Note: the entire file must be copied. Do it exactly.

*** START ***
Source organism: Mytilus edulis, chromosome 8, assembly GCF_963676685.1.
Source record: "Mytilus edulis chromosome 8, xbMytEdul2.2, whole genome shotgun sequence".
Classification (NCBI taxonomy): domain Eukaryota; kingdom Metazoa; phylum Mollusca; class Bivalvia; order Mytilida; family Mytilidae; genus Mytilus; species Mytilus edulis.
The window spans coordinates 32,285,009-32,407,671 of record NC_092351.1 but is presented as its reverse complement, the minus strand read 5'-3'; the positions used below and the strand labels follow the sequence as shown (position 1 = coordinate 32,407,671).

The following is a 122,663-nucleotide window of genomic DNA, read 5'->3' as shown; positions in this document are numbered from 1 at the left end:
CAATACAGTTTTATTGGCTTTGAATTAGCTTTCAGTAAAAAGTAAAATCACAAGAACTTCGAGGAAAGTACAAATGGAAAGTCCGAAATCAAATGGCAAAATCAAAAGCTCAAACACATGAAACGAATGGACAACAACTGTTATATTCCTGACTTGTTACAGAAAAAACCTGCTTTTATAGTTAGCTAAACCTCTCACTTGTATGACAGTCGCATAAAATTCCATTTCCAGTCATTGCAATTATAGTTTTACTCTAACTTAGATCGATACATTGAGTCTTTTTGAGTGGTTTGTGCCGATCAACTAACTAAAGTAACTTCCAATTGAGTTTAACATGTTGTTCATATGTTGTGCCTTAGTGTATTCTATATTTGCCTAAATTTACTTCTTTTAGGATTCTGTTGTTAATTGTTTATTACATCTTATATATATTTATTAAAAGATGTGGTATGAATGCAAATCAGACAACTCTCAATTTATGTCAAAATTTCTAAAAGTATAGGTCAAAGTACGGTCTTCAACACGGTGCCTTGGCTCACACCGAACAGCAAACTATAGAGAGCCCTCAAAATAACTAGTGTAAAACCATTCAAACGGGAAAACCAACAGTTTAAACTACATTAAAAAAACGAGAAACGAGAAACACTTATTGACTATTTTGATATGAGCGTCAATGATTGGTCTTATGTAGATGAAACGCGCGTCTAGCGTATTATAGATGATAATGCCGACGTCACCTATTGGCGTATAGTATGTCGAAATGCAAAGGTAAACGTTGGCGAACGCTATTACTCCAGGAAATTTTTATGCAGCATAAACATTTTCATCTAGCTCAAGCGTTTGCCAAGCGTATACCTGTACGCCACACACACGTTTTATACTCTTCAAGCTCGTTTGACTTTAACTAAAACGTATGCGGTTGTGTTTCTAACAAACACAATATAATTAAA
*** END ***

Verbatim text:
Source organism: Mytilus edulis, chromosome 8, assembly GCF_963676685.1.
Source record: "Mytilus edulis chromosome 8, xbMytEdul2.2, whole genome shotgun sequence".
Classification (NCBI taxonomy): domain Eukaryota; kingdom Metazoa; phylum Mollusca; class Bivalvia; order Mytilida; family Mytilidae; genus Mytilus; species Mytilus edulis.
The window spans coordinates 32,285,009-32,407,671 of record NC_092351.1 but is presented as its reverse complement, the minus strand read 5'-3'; the positions used below and the strand labels follow the sequence as shown (position 1 = coordinate 32,407,671).

The following is a 122,663-nucleotide window of genomic DNA, read 5'->3' as shown; positions in this document are numbered from 1 at the left end:
CAATACAGTTTTATTGGCTTTGAATTAGCTTTCAGTAAAAAGTAAAATCACAAGAACTTCGAGGAAAGTACAAATGGAAAGTCCGAAATCAAATGGCAAAATCAAAAGCTCAAACACATGAAACGAATGGACAACAACTGTTATATTCCTGACTTGTTACAGAAAAAACCTGCTTTTATAGTTAGCTAAACCTCTCACTTGTATGACAGTCGCATAAAATTCCATTTCCAGTCATTGCAATTATAGTTTTACTCTAACTTAGATCGATACATTGAGTCTTTTTGAGTGGTTTGTGCCGATCAACTAACTAAAGTAACTTCCAATTGAGTTTAACATGTTGTTCATATGTTGTGCCTTAGTGTATTCTATATTTGCCTAAATTTACTTCTTTTAGGATTCTGTTGTTAATTGTTTATTACATCTTATATATATTTATTAAAAGATGTGGTATGAATGCAAATCAGACAACTCTCAATTTATGTCAAAATTTCTAAAAGTATAGGTCAAAGTACGGTCTTCAACACGGTGCCTTGGCTCACACCGAACAGCAAACTATAGAGAGCCCTCAAAATAACTAGTGTAAAACCATTCAAACGGGAAAACCAACAGTTTAAACTACATTAAAAAAACGAGAAACGAGAAACACTTATTGACTATTTTGATATGAGCGTCAATGATTGGTCTTATGTAGATGAAACGCGCGTCTAGCGTATTATAGATGATAATGCCGACGTCACCTATTGGCGTATAGTATGTCGAAATGCAAAGGTAAACGTTGGCGAACGCTATTACTCCAGGAAATTTTTATGCAGCATAAACATTTTCATCTAGCTCAAGCGTTTGCCAAGCGTATACCTGTACGCCACACACACGTTTTATACTCTTCAAGCTCGTTTGACTTTAACTAAAACGTATGCGGTTGTGTTTCTAACAAACACAATATAATTAAA